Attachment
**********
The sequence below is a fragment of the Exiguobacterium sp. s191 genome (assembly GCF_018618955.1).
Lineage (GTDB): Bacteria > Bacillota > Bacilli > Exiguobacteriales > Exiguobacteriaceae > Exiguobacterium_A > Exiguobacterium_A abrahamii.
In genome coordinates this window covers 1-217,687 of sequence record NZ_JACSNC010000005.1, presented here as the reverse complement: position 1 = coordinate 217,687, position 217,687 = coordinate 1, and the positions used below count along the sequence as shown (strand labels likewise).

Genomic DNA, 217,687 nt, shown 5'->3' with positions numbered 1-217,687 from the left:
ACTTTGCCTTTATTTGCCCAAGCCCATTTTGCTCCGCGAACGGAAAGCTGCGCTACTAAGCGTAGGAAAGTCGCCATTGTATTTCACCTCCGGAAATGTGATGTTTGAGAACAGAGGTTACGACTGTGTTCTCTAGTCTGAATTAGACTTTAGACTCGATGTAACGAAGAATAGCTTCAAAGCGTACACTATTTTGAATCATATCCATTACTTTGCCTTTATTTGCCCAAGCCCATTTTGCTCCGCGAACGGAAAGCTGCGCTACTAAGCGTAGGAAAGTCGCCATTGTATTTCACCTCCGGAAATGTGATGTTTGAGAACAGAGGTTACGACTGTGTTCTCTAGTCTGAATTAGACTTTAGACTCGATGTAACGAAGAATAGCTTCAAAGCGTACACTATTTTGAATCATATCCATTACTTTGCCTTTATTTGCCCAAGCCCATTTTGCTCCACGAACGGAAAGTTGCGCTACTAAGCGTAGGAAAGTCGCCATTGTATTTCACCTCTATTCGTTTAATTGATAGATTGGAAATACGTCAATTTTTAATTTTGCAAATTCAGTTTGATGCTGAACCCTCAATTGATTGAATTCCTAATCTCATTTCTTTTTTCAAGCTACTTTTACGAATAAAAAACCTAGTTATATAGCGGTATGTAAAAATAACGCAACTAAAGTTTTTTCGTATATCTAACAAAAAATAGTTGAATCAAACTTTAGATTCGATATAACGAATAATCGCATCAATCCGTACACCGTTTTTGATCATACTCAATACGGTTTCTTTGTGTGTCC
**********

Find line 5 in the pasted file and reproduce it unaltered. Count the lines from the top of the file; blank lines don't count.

ACTTTGCCTTTATTTGCCCAAGCCCATTTTGCTCCGCGAACGGAAAGCTGCGCTACTAAGCGTAGGAAAGTCGCCATTGTATTTCACCTCCGGAAATGTGATGTTTGAGAACAGAGGTTACGACTGTGTTCTCTAGTCTGAATTAGACTTTAGACTCGATGTAACGAAGAATAGCTTCAAAGCGTACACTATTTTGAATCATATCCATTACTTTGCCTTTATTTGCCCAAGCCCATTTTGCTCCGCGAACGGAAAGCTGCGCTACTAAGCGTAGGAAAGTCGCCATTGTATTTCACCTCCGGAAATGTGATGTTTGAGAACAGAGGTTACGACTGTGTTCTCTAGTCTGAATTAGACTTTAGACTCGATGTAACGAAGAATAGCTTCAAAGCGTACACTATTTTGAATCATATCCATTACTTTGCCTTTATTTGCCCAAGCCCATTTTGCTCCACGAACGGAAAGTTGCGCTACTAAGCGTAGGAAAGTCGCCATTGTATTTCACCTCTATTCGTTTAATTGATAGATTGGAAATACGTCAATTTTTAATTTTGCAAATTCAGTTTGATGCTGAACCCTCAATTGATTGAATTCCTAATCTCATTTCTTTTTTCAAGCTACTTTTACGAATAAAAAACCTAGTTATATAGCGGTATGTAAAAATAACGCAACTAAAGTTTTTTCGTATATCTAACAAAAAATAGTTGAATCAAACTTTAGATTCGATATAACGAATAATCGCATCAATCCGTACACCGTTTTTGATCATACTCAATACGGTTTCTTTGTGTGTCC